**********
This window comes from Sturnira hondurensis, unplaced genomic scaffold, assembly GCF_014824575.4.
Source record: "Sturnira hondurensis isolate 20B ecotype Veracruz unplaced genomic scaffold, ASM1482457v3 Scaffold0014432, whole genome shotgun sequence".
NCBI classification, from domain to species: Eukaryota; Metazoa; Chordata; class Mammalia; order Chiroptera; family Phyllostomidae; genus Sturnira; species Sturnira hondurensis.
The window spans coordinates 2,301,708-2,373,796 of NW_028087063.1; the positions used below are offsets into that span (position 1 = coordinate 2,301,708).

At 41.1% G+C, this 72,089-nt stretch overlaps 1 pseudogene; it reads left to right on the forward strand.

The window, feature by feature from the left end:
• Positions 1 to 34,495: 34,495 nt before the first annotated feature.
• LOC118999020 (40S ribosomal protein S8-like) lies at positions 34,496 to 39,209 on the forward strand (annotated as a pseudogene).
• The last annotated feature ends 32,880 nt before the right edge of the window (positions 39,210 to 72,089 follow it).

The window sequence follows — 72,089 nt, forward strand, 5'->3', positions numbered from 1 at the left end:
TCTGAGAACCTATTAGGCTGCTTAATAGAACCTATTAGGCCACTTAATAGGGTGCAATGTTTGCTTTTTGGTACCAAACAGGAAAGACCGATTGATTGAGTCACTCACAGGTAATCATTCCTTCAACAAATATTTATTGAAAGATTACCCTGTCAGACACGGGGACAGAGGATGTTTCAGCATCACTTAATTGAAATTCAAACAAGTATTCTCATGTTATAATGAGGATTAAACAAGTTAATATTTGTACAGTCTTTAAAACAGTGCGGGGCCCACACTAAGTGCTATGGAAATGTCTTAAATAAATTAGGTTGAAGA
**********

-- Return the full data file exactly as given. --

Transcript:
This window comes from Sturnira hondurensis, unplaced genomic scaffold, assembly GCF_014824575.4.
Source record: "Sturnira hondurensis isolate 20B ecotype Veracruz unplaced genomic scaffold, ASM1482457v3 Scaffold0014432, whole genome shotgun sequence".
NCBI classification, from domain to species: Eukaryota; Metazoa; Chordata; class Mammalia; order Chiroptera; family Phyllostomidae; genus Sturnira; species Sturnira hondurensis.
The window spans coordinates 2,301,708-2,373,796 of NW_028087063.1; the positions used below are offsets into that span (position 1 = coordinate 2,301,708).

At 41.1% G+C, this 72,089-nt stretch overlaps 1 pseudogene; it reads left to right on the forward strand.

The window, feature by feature from the left end:
• Positions 1 to 34,495: 34,495 nt before the first annotated feature.
• LOC118999020 (40S ribosomal protein S8-like) lies at positions 34,496 to 39,209 on the forward strand (annotated as a pseudogene).
• The last annotated feature ends 32,880 nt before the right edge of the window (positions 39,210 to 72,089 follow it).

The window sequence follows — 72,089 nt, forward strand, 5'->3', positions numbered from 1 at the left end:
TCTGAGAACCTATTAGGCTGCTTAATAGAACCTATTAGGCCACTTAATAGGGTGCAATGTTTGCTTTTTGGTACCAAACAGGAAAGACCGATTGATTGAGTCACTCACAGGTAATCATTCCTTCAACAAATATTTATTGAAAGATTACCCTGTCAGACACGGGGACAGAGGATGTTTCAGCATCACTTAATTGAAATTCAAACAAGTATTCTCATGTTATAATGAGGATTAAACAAGTTAATATTTGTACAGTCTTTAAAACAGTGCGGGGCCCACACTAAGTGCTATGGAAATGTCTTAAATAAATTAGGTTGAAGA